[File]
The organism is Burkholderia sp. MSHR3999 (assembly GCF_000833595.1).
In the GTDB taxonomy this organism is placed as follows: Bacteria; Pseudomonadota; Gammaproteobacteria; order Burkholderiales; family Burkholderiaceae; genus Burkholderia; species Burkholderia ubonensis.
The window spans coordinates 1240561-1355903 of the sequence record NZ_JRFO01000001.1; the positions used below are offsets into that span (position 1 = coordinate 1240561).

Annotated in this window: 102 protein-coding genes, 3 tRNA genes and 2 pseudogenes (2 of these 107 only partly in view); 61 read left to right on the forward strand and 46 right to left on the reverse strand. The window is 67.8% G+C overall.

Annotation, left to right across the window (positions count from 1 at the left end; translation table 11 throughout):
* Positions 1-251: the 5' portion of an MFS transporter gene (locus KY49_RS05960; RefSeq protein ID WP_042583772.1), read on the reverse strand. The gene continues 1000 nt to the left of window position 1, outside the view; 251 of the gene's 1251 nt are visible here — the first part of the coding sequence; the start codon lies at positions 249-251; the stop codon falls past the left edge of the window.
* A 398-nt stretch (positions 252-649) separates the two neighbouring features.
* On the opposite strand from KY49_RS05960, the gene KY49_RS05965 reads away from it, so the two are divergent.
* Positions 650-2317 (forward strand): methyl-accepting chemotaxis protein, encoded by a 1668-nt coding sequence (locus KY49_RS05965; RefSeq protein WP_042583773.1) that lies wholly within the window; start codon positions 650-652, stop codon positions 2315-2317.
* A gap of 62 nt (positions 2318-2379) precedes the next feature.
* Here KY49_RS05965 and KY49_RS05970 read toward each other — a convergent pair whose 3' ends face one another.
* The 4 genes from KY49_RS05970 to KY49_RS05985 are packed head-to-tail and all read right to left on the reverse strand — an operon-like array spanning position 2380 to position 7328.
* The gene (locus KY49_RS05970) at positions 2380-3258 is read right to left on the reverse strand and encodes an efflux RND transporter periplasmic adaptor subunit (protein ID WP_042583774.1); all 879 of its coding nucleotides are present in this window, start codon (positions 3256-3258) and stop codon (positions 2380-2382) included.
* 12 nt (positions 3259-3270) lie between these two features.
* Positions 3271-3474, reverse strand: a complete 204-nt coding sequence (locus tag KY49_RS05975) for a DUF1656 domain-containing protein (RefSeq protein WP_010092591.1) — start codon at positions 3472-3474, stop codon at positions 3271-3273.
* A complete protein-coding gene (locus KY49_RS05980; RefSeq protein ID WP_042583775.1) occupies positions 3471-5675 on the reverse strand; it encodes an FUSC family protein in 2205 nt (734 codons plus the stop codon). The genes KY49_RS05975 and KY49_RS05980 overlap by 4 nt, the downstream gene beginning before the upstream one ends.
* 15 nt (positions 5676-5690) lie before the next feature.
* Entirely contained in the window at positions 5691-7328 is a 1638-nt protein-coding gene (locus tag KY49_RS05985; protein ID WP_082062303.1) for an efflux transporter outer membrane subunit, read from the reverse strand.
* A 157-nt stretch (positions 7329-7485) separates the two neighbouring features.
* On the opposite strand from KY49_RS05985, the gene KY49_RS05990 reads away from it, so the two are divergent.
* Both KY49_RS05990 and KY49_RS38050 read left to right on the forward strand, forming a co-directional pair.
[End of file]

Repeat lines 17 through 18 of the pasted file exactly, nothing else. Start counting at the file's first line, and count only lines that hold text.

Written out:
* 15 nt (positions 5676-5690) lie before the next feature.
* Entirely contained in the window at positions 5691-7328 is a 1638-nt protein-coding gene (locus tag KY49_RS05985; protein ID WP_082062303.1) for an efflux transporter outer membrane subunit, read from the reverse strand.